This is a dramatization of the real life events of what happened to Valerie Plame (played by Naomi Watts) and her husband Joseph Wilson (played by Sean Penn) when she was identified in the press as a CIA agent to prevent her husband from pushing forward the truth that the US went to war with Iraq on false pretenses especially the story about the centrifuges and the yellow cake uranium from Niger.
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Joe Wilson, an expert about Niger, was sent to Niger by the office of the Vice President of the United States by Scooter Libby to find out if Saddam Hussein's regime had gotten 500 tons of yellow cake for his supposed nuclear weapons program. Valerie Plame who works for the CIA at that time, is asked whether her husband is expert in the area of Niger. She confirms that he is, so they send him. He finds absolutely no evidence of any such yellow cake being sold from Niger to Iraq. In fact, he finds it impossible for such a shipment to have been made. He reports his findings accurately.
To his surprise, the President uses the story about the yellow cake uranium from Niger in a speech, saying the British government reported this as true. Joe brings out the truth, that there was never any such yellow cake uranium sent from Niger to Iraq. This causes the U.S. government to attack him. The story is leaked to the press by the Whitehouse staff that Joe's wife, Valerie Plame, is a CIA agent. This causes all of the operatives that work with her in Iraq and their families to be killed. Valerie is immediately terminated by the CIA and cast out. Valerie disagrees with her husband and does not want publicity, but Joe believes they must fight back and publicity is the only weapon they can use.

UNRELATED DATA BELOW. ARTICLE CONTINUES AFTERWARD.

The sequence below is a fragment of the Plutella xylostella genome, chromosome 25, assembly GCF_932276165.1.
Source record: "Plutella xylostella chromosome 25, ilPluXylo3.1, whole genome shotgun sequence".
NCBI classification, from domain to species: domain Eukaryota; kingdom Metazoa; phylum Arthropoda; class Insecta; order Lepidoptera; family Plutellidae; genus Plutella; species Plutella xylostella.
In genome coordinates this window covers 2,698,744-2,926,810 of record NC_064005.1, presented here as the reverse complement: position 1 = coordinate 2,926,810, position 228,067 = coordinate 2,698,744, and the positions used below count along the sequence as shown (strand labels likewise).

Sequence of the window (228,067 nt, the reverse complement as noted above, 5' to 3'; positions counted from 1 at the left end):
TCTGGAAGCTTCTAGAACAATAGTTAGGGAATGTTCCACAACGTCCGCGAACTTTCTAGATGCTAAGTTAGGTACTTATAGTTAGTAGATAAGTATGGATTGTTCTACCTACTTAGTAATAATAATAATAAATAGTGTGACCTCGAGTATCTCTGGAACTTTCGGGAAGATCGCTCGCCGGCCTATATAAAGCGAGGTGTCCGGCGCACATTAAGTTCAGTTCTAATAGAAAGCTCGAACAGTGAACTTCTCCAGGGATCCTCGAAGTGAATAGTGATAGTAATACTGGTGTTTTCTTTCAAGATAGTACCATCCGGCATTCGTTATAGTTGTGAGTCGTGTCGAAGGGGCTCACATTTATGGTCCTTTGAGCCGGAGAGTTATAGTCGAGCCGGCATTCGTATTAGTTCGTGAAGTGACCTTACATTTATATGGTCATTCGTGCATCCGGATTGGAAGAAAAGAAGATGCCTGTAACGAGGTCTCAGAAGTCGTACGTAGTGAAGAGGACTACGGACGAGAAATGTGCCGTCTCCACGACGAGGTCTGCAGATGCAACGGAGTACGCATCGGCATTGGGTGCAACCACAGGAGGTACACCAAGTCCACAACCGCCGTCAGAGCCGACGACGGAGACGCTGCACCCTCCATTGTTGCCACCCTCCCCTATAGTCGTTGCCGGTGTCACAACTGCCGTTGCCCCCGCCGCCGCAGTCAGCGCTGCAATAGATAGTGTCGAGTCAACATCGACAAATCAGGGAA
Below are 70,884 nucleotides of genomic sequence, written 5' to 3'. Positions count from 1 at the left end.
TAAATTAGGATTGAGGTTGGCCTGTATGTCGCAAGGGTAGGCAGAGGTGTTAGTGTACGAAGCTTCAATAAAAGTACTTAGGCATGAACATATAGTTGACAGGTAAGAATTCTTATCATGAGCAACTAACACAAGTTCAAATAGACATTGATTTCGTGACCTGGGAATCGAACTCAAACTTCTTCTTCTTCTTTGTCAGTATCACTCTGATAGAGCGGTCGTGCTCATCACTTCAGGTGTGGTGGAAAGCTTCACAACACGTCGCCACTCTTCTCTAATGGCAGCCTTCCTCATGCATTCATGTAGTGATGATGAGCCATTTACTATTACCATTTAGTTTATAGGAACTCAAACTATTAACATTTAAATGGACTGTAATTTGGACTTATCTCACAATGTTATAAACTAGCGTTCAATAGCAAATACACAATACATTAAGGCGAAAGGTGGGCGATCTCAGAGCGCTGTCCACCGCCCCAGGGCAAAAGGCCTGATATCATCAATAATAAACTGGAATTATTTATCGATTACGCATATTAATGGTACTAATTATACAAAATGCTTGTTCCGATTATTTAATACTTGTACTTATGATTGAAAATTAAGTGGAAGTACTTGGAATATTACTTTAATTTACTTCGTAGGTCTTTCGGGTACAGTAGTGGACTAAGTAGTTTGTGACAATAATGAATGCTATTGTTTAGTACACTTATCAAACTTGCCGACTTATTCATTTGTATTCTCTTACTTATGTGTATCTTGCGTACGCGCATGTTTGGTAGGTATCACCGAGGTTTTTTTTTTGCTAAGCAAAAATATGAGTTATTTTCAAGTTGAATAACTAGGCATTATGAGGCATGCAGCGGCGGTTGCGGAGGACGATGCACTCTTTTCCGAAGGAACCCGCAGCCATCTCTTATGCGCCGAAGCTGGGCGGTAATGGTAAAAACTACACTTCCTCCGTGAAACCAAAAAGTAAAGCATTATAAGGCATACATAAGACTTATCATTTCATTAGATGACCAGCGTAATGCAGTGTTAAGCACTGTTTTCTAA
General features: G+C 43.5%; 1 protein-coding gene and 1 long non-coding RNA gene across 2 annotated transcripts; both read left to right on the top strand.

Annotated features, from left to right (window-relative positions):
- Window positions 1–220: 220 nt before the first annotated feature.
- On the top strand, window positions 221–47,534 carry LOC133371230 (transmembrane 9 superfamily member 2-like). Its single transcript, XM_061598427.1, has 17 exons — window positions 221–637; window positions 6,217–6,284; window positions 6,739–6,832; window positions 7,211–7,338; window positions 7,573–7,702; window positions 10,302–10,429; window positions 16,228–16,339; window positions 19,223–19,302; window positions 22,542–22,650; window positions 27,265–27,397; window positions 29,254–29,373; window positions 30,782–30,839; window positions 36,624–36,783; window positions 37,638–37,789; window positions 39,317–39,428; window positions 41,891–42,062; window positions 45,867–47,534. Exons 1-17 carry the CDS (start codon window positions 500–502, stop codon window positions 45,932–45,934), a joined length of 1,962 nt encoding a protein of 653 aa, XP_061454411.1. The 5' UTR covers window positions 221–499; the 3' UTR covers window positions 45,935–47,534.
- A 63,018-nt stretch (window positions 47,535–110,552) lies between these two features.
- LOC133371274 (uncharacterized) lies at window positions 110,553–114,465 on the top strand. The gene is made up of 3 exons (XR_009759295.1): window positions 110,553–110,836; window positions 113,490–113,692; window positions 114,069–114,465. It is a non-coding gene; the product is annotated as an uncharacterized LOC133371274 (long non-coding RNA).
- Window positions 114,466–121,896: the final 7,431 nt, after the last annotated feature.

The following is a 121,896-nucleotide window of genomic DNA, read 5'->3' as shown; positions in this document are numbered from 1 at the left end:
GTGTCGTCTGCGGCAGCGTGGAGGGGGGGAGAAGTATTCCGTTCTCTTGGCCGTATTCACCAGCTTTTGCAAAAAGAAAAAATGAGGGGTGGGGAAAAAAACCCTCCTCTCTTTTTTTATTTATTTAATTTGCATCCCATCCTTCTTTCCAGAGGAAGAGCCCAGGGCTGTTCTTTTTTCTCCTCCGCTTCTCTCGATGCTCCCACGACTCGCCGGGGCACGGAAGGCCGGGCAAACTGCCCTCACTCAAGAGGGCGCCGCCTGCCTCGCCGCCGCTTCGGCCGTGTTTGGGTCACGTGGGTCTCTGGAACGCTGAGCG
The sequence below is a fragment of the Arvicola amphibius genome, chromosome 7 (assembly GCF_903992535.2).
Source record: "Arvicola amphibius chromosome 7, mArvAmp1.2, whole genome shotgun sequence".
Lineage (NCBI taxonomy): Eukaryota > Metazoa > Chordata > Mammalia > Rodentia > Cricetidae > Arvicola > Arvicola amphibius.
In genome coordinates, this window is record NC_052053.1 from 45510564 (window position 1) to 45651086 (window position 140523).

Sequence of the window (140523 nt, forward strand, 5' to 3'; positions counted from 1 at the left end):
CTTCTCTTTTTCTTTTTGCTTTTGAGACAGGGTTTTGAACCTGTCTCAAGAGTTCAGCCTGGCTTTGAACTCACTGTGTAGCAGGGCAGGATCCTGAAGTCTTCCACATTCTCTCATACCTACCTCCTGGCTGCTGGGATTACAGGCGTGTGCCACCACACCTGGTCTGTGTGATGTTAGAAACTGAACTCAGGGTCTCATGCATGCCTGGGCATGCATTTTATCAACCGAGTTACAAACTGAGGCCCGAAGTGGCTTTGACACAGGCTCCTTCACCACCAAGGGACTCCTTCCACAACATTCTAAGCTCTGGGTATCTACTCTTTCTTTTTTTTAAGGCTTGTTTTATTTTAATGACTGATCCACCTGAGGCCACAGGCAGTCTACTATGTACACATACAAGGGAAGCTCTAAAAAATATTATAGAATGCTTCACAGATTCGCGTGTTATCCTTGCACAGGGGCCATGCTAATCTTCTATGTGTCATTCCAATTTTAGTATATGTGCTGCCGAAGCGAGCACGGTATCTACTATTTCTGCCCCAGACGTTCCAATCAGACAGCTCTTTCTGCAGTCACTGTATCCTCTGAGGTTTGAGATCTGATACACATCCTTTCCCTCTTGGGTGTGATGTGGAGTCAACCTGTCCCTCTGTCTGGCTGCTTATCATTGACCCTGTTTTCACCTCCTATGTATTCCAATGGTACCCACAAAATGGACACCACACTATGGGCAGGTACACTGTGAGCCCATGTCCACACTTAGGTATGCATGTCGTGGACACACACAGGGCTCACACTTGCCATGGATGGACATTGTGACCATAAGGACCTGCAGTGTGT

Joe gets the press attention strong enough in the story to get a congressional investigation about the events. Scooter Libby is found guilty of breaking the law. The real truth finally comes out. The Unites States went to war with Iraq on completely false pretenses. There were no centrifuges, no yellow cake uranium, and no Weapons of Mass Destruction. Valerie and Joe stay together as married, through all the stress, even in the end when Scooter Libby is pardoned by President Bush, because they both believe it is important the American public knows the truth.
Best part of story, including ending:
It is magnificent that some people have the courage to stand up for truth, no matter what the consequences.
Best scene in story:
When Joe and Valerie re-dedicate themselves to each other, to their marriage, and agree to fight back together it is a powerful scene.
Opinion about the main character:
That Valerie remains steadfast and strong. That she appreciates the efforts of her husband in the end. She is really a great example of what it means to stand for truth.